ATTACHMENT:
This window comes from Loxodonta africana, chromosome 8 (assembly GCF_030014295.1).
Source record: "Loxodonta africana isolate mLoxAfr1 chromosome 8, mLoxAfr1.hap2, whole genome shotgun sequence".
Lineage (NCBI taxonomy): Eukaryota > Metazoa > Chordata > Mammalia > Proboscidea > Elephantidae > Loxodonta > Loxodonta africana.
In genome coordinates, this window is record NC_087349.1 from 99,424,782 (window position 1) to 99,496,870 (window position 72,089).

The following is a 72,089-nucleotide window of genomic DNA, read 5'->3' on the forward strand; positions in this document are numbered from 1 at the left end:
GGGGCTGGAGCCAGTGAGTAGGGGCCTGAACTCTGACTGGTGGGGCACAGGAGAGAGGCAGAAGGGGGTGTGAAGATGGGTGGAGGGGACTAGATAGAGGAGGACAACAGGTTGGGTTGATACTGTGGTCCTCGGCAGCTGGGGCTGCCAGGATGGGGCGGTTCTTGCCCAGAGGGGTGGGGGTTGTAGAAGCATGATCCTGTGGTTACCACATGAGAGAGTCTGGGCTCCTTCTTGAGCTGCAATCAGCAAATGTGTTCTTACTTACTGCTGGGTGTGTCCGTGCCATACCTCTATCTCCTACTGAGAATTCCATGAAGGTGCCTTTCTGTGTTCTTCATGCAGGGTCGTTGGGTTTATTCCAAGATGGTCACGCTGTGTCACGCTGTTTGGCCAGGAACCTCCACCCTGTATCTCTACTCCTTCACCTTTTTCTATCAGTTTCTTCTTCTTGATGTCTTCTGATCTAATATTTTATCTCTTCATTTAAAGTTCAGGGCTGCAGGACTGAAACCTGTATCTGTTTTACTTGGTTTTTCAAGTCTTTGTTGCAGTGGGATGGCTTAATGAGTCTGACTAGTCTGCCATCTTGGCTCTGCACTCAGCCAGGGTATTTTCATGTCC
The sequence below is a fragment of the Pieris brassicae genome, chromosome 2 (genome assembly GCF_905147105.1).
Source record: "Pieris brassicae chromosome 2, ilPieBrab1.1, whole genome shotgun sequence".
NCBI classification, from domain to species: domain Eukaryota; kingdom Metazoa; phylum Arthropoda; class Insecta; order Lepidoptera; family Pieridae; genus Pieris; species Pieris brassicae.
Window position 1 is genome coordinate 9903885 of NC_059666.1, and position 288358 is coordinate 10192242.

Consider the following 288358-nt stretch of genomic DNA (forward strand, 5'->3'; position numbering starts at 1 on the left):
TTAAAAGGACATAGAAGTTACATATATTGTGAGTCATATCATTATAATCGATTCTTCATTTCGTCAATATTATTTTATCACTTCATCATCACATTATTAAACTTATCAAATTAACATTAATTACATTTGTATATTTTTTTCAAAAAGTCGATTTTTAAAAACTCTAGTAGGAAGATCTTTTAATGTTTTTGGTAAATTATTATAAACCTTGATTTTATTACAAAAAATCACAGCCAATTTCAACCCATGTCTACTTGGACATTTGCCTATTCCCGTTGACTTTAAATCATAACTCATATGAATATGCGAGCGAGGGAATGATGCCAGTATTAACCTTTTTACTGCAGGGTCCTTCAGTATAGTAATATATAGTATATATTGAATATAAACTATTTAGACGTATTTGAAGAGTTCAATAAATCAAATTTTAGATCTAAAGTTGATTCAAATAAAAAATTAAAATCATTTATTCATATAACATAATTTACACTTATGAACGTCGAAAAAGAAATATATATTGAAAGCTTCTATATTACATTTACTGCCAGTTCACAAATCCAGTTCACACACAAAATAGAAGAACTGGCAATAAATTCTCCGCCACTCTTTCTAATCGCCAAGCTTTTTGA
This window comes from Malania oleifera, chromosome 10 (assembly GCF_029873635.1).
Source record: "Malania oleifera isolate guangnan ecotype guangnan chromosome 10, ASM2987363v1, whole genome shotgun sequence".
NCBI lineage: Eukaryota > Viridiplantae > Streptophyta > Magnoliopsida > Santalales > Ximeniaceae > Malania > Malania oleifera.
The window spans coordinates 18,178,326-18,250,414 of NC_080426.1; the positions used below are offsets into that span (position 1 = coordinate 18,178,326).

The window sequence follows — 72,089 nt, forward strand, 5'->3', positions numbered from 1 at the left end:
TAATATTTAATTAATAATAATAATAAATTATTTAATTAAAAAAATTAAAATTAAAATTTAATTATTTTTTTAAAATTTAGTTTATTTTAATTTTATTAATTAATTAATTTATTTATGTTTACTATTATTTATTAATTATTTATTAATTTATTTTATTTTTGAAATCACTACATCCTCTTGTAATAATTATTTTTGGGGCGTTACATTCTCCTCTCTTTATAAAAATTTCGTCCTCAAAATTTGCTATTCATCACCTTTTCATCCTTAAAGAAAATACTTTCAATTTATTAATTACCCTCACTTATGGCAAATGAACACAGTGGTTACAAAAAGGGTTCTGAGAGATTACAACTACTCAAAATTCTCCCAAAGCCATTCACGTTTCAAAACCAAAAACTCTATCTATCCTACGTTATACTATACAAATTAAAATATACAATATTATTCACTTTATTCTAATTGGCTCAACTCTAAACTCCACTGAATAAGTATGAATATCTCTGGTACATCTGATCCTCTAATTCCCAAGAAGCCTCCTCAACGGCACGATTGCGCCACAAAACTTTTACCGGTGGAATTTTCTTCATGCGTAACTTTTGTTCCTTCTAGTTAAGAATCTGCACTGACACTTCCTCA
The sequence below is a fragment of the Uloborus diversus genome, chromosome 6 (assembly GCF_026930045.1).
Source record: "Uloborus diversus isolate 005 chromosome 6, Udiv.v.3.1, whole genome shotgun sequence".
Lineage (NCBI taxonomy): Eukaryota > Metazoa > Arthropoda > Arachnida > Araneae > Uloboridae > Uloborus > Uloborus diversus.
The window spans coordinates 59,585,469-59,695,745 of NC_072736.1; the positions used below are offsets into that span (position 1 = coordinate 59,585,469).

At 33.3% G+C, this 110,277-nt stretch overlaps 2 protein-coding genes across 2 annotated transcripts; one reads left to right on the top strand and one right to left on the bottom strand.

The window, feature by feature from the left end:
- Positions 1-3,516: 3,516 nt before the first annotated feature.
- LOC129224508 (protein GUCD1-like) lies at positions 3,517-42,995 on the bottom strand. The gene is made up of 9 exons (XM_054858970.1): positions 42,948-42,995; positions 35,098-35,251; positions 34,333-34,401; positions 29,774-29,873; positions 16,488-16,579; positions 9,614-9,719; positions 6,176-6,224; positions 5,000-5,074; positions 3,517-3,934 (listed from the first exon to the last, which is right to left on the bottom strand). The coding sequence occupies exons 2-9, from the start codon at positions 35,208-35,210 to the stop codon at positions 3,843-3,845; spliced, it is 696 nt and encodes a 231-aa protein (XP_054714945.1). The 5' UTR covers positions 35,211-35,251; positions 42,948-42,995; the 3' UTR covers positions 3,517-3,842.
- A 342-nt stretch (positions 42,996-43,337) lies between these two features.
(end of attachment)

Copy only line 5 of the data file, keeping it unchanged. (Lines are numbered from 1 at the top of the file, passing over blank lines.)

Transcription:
The following is a 72,089-nucleotide window of genomic DNA, read 5'->3' on the forward strand; positions in this document are numbered from 1 at the left end: